Conan O’Brien drops Blofeld reference into monologue

In what is probably one of his last shows on NBC, Conan O’Brien dropped an Ernst Stavro Blofeld reference into his Jan. 19 monologue.

On The Tonight Show, O’Brien again took a shot at his soon-to-be-former network, NBC. He began the bit by saying there were reports that he couldn’t say anything unflattering about NBC. But, he added, that wouldn’t stop him from speaking in Spanish about NBC. After saying an insult in Spanish, the comic acted as if he were a cross between an NBC executive and Blofeld. “What did he say?” he sneeered, acting as if he were petting a cat. “What he did he say?”

UPDATE: O’Brien repeated the NBC executive/Blofeld bit while interviewing Quentin Tarentino.

1964: Time (sort of) praises From Russia With Love

It’s interesting to read reviews done at the time a film was released. The reviews, like the films, reflect the time in which they were done.

Such is the case with Time magazine’s review of From Russia With Love. The second 007 film today is seen (by fans anyway) as pretty serious, with bits of humor to relieve the tension. But back in 1964, a series of adventure movies was seen as….well, anything but serious. If the Bond movies had been made a decade earlier, they’d probably be seen as “B” movies. In 1964, that was starting to change but as the review shows, not everyone had bought into the idea.

For example, the review begins with this observation about the first two film adaptations of Ian Fleming’s novels:

Shown on screen, they are apt to seem absurd. Doctor No, the first of Fleming’s novels to be filmed, was shot as a straight thriller, but most spectators took it as a travesty and had a belly laugh. The reaction was not lost on Director Terence Young. From Russia, his second treatment of a Fleming fiction, is an intentional heehaw at whodunits, an uproarious parody that may become a classic of caricature.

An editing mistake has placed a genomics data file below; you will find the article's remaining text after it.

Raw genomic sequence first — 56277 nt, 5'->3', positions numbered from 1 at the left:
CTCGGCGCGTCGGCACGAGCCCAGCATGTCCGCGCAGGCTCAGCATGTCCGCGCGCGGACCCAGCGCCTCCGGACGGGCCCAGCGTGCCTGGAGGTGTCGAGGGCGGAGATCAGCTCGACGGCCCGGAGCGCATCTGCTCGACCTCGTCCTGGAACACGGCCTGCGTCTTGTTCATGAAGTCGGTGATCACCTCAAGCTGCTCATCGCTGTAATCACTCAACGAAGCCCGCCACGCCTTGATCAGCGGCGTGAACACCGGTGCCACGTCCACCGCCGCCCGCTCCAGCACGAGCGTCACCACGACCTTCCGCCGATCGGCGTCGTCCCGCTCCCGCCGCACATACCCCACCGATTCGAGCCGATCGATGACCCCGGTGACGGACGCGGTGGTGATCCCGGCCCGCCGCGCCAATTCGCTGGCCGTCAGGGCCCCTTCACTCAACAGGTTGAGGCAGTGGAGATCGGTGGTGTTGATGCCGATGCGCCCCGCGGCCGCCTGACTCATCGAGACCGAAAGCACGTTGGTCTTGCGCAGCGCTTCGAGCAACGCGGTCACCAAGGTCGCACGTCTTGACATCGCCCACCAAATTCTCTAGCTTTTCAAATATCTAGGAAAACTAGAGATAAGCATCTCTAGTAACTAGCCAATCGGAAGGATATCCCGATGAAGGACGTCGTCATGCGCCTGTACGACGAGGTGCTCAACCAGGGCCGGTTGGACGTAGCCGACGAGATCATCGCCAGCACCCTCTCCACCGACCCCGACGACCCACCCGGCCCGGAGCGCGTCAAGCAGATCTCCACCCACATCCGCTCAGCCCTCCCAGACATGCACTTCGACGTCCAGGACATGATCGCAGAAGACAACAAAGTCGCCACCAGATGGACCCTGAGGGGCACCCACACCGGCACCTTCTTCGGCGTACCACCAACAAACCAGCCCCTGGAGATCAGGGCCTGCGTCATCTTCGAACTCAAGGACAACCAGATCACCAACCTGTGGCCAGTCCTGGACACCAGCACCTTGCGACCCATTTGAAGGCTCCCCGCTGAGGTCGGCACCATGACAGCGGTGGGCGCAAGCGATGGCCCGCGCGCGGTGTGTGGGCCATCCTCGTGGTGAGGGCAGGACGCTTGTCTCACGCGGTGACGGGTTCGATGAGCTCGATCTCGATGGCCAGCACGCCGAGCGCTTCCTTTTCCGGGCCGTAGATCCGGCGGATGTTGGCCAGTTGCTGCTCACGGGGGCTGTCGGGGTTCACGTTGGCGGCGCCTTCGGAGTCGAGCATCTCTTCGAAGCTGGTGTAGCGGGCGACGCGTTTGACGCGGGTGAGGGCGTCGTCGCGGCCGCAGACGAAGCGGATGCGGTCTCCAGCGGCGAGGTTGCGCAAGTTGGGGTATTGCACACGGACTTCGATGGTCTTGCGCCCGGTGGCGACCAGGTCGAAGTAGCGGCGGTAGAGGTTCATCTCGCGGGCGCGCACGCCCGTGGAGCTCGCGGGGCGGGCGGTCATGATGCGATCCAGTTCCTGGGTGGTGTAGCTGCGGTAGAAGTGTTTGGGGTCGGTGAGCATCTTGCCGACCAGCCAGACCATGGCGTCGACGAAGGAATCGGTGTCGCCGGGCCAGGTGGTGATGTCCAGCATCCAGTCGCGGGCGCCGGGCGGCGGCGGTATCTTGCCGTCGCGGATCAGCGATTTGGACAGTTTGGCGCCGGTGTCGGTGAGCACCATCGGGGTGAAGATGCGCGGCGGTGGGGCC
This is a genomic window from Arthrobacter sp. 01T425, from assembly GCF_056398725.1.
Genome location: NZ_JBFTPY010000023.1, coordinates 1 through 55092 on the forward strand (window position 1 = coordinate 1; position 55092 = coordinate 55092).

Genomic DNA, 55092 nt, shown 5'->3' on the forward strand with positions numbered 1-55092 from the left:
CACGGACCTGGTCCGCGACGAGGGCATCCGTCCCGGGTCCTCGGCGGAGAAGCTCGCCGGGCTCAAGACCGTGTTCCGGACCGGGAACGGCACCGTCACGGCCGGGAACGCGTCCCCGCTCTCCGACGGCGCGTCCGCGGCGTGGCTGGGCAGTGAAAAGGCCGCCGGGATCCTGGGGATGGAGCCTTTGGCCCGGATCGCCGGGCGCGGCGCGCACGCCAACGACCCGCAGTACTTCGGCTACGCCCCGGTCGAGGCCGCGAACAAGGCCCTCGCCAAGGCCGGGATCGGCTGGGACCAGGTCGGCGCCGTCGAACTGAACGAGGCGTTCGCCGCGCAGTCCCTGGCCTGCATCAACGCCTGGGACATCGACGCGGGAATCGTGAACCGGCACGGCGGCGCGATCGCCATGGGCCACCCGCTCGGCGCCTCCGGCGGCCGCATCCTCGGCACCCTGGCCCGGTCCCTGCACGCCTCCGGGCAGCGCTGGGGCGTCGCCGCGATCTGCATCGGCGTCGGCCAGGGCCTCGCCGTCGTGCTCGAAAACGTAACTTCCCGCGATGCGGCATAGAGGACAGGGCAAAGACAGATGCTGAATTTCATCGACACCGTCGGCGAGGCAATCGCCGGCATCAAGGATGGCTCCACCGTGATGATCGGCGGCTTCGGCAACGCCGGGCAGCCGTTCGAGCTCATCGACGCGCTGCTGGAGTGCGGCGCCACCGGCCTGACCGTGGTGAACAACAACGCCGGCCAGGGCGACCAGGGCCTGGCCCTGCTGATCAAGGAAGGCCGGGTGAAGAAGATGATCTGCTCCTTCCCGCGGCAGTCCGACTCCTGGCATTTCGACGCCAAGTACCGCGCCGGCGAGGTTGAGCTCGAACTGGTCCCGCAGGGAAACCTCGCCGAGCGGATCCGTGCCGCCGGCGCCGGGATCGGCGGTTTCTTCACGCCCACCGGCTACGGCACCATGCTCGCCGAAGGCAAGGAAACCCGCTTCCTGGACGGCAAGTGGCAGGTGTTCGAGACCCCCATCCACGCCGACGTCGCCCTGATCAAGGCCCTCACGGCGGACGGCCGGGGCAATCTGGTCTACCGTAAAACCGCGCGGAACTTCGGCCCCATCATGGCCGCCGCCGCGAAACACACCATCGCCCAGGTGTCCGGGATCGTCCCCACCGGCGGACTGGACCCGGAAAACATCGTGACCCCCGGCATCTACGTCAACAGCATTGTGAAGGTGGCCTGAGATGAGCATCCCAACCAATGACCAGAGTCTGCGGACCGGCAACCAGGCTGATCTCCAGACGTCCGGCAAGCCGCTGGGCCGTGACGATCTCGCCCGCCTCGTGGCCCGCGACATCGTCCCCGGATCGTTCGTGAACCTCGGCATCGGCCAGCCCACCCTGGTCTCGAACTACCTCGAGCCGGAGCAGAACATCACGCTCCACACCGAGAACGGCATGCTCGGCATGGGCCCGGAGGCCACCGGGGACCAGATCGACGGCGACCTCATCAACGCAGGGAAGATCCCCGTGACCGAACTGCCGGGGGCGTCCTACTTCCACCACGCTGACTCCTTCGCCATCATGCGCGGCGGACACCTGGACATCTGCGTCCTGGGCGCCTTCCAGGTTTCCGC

After a summary of the plot, there’s more analysis:

All this is marvelously exciting. Director Young is a master of the form he ridicules, and in almost every episode he hands the audience shocks as well as yocks. But the yocks are more memorable. They result from slight but sly infractions of the thriller formula. A Russian agent, for instance, does not simply escape through a window; no, he escapes through a window in a brick wall painted with a colossal poster portrait of Anita Ekberg, and as he crawls out of the window, he seems to be crawling out of Anita’s mouth. Or again, Bond does not simply train a telescope on the Russian consulate and hope he can read somebody’s lips; no, he makes his way laboriously into a gallery beneath the joint, runs a submarine periscope up through the walls, and there, at close range, inspects two important Soviet secrets: the heroine’s legs.

A lot of that passage actually reflected how Young utilized Fleming’s novel to the fullest with only minor changes (such as changing the movie being advertised on the side of the building from a Marilyn Monroe film to Call Me Bwana, another Eon Productions flick).

The review is pretty short and as presented on Time’s Web site doesn’t even have a byline. You get the impression the review actually enjoyed the movie but almost felt as if he had to put it down to maintain his or her credentials to keep reviewing more serious fare.